Day 30: Bash shell scripting explained

Shell scripting

I’d like to see more people doing shell scripting.

Shell v/s Powershell

Unlike Powershell, GNU/Linux shell scripting is easily remembered.

I remember the first time I was checking out Powershell.

God forgive, the commands were so long and so senseless.

GNU/Linux shell scripting is very different from Powershell.

The syntax themselves are very simple.

And most importantly, we are reusing ‘normal’ system commands.

Variables

Variables are simple to create.

  1. Single quotes(‘) for strings that would normally not change and needs no interpretation.
     #Directory variable
     docs_directory='/usr/local/lib/docs'
    
  2. Double quotes would be used for strings that require interpretation and change dynamically.
     document_file="$docs_directory/mydocument.txt"
    

    Because we are using the previously set variable, we need to interprete(expand) document_file variable

#!/bin/bash

docs_directory='/usr/local/lib/docs'
document_file="$docs_directory/mydocument.txt"

echo "Document Directory: $docs_directory"
echo "Document File: $document_file"

bash variables linux

Commands

As you would run commands under GNU/Linux, the same principle applies for shell.

cat vars.sh

bash vars commands

[email protected]:~/docs/bash_scripting$ cat commands.sh 
#!/bin/bash

cat vars.sh

This is the simplest shell script you can make with a single command.

But you can add up as many commands as you would require.

Arguments and functions

There are positional arguments that you can use while invoking a bash script.

This is handy for cases where you need to do a lot of quick testing.

The first argument would be $1, second is $2 and so on…

Functions on the other hand are simple to initialise

function func_name { }

Say we want to do a ping on a website.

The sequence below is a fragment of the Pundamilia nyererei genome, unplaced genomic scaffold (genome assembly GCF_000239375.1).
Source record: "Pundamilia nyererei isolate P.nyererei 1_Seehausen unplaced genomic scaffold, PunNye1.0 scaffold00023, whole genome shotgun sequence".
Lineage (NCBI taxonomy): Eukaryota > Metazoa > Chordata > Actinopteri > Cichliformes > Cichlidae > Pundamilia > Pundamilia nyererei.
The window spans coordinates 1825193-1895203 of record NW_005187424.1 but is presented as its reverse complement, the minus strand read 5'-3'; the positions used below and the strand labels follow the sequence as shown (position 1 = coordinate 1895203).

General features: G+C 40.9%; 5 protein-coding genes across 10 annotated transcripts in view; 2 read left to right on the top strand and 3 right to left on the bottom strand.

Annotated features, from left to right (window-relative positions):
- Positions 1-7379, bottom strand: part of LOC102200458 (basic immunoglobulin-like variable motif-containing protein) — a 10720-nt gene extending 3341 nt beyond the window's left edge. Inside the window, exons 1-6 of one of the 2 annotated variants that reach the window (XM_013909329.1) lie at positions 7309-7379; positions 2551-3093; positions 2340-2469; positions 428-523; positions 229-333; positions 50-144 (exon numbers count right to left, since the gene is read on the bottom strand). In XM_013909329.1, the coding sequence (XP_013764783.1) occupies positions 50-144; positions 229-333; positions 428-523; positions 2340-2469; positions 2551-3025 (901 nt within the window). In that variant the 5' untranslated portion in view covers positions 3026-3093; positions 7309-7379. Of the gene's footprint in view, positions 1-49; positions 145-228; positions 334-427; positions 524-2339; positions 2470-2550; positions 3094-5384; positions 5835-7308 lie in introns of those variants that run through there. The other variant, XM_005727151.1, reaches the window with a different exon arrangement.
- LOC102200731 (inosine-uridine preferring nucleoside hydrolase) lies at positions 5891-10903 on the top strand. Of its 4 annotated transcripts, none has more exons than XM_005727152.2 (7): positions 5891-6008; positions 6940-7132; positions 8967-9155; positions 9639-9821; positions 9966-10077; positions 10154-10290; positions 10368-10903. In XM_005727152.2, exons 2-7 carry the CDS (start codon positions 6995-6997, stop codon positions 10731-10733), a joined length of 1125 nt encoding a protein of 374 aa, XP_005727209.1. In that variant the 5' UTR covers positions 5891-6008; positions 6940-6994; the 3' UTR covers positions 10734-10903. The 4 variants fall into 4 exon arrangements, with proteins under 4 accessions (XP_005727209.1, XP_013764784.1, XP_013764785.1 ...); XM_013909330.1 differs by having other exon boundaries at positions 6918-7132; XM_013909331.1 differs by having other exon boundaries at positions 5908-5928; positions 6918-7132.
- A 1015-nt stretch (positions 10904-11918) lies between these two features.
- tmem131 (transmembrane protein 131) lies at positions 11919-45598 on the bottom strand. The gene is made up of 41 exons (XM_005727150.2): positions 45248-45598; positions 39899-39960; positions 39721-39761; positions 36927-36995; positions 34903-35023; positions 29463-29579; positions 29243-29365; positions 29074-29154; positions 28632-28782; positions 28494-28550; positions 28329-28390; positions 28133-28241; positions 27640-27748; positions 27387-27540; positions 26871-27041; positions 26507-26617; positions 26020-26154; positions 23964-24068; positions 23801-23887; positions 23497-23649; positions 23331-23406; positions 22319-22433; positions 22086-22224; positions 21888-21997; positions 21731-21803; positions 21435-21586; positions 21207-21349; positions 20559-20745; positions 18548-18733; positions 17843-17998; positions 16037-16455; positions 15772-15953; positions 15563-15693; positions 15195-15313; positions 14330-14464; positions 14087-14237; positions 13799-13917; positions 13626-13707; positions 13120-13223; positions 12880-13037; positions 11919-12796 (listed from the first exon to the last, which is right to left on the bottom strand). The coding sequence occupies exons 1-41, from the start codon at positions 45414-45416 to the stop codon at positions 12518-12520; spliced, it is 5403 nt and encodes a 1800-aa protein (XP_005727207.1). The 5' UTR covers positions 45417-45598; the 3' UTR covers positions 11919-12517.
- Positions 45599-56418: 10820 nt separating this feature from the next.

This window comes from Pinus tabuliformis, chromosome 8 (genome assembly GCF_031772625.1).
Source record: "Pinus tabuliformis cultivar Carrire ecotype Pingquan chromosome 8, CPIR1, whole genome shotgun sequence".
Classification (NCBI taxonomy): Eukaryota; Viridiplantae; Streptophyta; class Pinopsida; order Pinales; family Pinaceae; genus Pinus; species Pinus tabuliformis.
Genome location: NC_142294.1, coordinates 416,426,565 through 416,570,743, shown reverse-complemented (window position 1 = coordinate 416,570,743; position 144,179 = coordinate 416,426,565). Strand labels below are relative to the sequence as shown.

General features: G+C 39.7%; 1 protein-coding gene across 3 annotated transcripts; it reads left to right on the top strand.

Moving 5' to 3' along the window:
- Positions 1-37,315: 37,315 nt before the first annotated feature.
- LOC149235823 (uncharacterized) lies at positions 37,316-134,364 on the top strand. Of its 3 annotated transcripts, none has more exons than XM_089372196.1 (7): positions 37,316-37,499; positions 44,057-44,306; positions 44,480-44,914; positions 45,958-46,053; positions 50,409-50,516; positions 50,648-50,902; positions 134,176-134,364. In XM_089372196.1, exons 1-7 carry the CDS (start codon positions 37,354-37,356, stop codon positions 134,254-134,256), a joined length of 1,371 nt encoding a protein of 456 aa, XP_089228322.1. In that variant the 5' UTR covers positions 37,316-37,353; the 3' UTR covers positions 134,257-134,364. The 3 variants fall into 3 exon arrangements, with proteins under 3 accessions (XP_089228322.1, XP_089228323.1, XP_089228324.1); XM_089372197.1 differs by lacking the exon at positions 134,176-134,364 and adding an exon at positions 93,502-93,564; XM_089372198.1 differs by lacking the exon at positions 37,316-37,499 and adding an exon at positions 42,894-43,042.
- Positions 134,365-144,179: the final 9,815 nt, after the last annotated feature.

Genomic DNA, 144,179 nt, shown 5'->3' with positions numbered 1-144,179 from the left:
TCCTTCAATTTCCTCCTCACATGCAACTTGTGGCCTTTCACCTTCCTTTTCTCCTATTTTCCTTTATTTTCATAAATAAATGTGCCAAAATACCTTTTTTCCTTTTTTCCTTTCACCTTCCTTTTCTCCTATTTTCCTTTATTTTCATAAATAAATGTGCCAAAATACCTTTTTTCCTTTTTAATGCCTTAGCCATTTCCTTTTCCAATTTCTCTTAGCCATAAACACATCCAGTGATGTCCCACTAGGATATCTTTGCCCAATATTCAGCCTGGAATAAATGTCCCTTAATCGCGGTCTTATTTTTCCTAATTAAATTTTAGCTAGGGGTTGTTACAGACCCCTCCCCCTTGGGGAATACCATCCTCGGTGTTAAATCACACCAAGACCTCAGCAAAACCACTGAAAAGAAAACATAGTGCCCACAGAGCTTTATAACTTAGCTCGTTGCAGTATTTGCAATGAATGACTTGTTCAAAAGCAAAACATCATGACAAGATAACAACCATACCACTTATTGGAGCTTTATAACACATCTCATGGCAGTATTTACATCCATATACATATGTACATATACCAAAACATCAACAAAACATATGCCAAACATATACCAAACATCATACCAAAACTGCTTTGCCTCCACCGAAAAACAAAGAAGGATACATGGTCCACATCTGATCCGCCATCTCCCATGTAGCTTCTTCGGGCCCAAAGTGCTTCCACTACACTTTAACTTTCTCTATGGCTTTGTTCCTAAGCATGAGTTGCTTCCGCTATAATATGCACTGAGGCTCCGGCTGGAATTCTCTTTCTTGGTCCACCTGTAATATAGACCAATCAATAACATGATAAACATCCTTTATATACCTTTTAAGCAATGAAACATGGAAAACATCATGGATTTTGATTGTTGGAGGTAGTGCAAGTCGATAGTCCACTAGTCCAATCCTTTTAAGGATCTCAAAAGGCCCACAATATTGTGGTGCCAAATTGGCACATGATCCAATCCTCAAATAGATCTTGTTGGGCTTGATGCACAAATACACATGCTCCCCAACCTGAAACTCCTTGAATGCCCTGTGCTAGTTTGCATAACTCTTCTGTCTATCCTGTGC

By default a ping goes infinitely

[email protected]:~/docs/bash_scripting$ ping google.com
PING google.com (216.58.223.110) 56(84) bytes of data.
64 bytes from mba01s08-in-f14.1e100.net (216.58.223.110): icmp_seq=1 ttl=118 time=43.7 ms
64 bytes from mba01s08-in-f14.1e100.net (216.58.223.110): icmp_seq=2 ttl=118 time=41.4 ms
64 bytes from mba01s08-in-f14.1e100.net (216.58.223.110): icmp_seq=3 ttl=118 time=42.8 ms
64 bytes from mba01s08-in-f14.1e100.net (216.58.223.110): icmp_seq=4 ttl=118 time=41.2 ms
64 bytes from mba01s08-in-f14.1e100.net (216.58.223.110): icmp_seq=5 ttl=118 time=42.3 ms
64 bytes from mba01s08-in-f14.1e100.net (216.58.223.110): icmp_seq=6 ttl=118 time=45.1 ms
64 bytes from mba01s08-in-f14.1e100.net (216.58.223.110): icmp_seq=7 ttl=118 time=42.6 ms

Let’s restrict it to a count of 3

vim ping_checker.sh

#ping_checker.sh contents below
#!/bin/bash

#we first initialise the variable to signify our first argument
target_site=$1

#we then create our function
function pinger {
ping -c3 $target_site
}

#we then run the function
pinger

Launching the ping checker. ping checker bash arguments functions

Case study

Let’s say we want to check not only the ping

But also return the average after 3 ping attempts.

All this without showing the details of each ping request.

We first make a copy of ping_checker

[email protected]:~/docs/bash_scripting$ cp -p ping_checker.sh ping_checker_v2.sh

We modify the ping line to send the results to a text file.

ping -c3 $target_site > ${target_site}_ping.txt

Once done, we’ll read back this file and get the necessary details.

cat ${target_site}_ping.txt | tail -n1 | rev | cut -d "/" -f3 | rev

We read the file, we take the last line, reverse the string.

We then take the 3rd slash (we want the average ping), then we reverse it again,

On the last reverse, we get the original string.

Final script

avg ping

\Codarren/

Written on January 30, 2021